Behavioral flexibility is associated with changes in structure and function distributed across a frontal cortical network in macaques
Sallet J., Noonan MP., Thomas A., O’Reilly JX., Anderson J., Papageorgiou GK., Neubert FX., Ahmed B., Smith J., Bell AH., Buckley MJ., Roumazeilles L., Cuell S., Walton ME., Krug K., Mars RB., Rushworth MFS.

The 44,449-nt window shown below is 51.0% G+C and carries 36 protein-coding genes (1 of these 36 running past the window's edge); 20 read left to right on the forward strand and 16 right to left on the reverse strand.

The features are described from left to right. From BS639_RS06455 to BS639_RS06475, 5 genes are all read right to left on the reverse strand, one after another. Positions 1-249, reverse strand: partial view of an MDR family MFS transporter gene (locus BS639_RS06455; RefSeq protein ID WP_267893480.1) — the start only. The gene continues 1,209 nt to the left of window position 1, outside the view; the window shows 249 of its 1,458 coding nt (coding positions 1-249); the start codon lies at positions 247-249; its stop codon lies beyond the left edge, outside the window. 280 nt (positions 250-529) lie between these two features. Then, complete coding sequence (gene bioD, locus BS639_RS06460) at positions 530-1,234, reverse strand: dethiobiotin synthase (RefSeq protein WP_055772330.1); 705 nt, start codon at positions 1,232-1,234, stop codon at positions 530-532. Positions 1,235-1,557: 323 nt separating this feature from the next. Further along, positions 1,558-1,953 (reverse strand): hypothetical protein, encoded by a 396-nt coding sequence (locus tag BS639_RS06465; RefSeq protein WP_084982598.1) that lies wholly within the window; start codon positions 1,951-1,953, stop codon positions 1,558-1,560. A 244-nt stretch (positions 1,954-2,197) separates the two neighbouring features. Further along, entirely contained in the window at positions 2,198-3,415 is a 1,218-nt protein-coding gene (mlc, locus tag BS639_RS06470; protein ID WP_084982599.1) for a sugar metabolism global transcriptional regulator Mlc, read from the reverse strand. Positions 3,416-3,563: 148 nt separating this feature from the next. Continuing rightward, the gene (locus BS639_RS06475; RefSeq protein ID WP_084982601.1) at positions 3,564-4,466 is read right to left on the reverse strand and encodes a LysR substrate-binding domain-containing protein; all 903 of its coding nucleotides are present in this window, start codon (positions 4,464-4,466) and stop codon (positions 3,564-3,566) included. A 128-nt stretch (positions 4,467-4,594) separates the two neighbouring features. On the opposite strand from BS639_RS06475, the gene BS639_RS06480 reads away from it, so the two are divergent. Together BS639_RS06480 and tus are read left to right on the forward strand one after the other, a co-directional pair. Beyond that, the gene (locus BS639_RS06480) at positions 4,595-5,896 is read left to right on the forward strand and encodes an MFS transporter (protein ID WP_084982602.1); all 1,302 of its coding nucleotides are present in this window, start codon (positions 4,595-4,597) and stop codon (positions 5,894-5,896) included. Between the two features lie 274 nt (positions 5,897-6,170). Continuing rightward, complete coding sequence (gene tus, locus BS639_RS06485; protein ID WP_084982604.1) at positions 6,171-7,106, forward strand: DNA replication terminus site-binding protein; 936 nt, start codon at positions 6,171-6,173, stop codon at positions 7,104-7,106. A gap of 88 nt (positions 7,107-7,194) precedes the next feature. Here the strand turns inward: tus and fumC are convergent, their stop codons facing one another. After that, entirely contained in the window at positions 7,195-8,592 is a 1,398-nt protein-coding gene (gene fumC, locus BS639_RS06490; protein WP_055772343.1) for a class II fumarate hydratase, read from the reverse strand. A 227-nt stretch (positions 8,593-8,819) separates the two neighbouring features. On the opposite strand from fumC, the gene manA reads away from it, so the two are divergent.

AbstractOne of the most influential accounts of central orbitofrontal cortex– that it mediates behavioral flexibility – has been challenged by the finding that discrimination reversal in macaques –the classic test of behavioral flexibility –is unaffected when lesions are made by excitotoxin injection rather than aspiration. This suggests the critical brain circuit mediating behavioral flexibility in reversal tasks lies beyond the central orbitofrontal cortex. To determine its identity a group of nine macaques were taught discrimination reversal learning tasks and its impact on grey matter was measured. Magnetic resonance imaging scans were taken before and after learning and compared with scans from two control groups each comprising ten animals. One control group learned similar discrimination tasks but which lacked any reversal component and the other control group engaged in no learning. Grey matter changes were prominent in posterior orbitofrontal cortex/anterior insula but also were found in three other frontal cortical regions: lateral orbitofrontal cortex (12o), cingulate cortex, and lateral prefrontal cortex. In a second analysis, neural activity in posterior orbitofrontal cortex/anterior insula was measured at rest and its pattern of coupling with the other frontal cortical regions was assessed. Activity coupling increased significantly in the reversal learning group in comparison to controls. In a final set of experiments we used similar structural imaging procedures and analyses to demonstrate that aspiration lesion of central orbitofrontal cortex, of the type known to affect discrimination learning, affected structure and activity in the same frontal cortical circuit. The results identify a distributed frontal cortical circuit associated with behavioral flexibility.